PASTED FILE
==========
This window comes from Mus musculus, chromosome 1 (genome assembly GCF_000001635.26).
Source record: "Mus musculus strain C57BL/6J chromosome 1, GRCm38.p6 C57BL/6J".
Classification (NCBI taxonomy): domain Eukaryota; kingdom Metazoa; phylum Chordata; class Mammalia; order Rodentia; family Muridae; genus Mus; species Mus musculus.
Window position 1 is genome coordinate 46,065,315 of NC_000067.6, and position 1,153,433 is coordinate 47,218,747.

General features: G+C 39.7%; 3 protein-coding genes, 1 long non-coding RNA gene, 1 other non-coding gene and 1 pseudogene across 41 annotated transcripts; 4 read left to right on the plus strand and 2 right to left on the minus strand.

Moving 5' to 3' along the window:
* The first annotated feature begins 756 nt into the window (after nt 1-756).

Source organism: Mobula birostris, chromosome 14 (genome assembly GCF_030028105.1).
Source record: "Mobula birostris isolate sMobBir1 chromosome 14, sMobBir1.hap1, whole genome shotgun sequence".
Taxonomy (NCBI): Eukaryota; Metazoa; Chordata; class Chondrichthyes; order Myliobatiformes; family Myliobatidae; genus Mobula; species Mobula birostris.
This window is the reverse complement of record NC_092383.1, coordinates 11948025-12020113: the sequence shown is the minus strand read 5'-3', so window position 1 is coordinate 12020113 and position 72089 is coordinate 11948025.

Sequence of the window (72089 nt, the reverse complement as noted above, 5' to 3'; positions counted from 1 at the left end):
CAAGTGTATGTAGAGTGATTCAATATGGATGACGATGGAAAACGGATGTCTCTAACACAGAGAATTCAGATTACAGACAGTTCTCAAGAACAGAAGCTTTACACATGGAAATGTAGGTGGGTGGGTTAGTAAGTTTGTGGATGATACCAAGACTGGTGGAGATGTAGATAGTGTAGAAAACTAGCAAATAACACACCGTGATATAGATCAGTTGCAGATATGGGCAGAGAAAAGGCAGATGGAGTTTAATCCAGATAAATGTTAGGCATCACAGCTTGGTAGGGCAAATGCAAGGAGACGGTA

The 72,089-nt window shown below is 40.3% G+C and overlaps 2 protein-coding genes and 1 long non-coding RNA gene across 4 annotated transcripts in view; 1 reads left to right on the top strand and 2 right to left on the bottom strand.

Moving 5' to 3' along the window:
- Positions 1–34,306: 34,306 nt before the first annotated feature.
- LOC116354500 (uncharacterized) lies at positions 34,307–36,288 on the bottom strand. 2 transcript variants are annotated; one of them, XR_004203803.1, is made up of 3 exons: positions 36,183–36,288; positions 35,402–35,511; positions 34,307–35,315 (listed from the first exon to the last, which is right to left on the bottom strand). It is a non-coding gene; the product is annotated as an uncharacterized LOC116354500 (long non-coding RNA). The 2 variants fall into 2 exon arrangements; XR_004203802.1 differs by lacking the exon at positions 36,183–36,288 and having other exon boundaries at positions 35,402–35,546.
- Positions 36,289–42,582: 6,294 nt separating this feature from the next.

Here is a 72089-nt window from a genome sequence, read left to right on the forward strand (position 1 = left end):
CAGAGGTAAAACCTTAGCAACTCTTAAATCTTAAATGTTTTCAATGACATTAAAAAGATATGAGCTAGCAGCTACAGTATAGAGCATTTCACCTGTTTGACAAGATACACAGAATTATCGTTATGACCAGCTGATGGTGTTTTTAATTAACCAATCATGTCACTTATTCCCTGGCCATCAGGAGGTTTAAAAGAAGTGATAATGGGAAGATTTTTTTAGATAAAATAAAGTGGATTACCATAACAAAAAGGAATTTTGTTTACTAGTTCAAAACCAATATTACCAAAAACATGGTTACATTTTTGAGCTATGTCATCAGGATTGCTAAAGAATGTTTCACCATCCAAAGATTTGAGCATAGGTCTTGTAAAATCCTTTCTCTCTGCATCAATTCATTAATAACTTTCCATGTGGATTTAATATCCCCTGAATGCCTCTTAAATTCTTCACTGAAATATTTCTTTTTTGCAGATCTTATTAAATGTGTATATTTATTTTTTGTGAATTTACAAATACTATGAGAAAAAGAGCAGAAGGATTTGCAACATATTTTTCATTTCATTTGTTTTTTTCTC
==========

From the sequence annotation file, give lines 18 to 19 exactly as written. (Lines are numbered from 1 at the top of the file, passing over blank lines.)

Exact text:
- Positions 36,289–42,582: 6,294 nt separating this feature from the next.

Here is a 72089-nt window from a genome sequence, read left to right on the forward strand (position 1 = left end):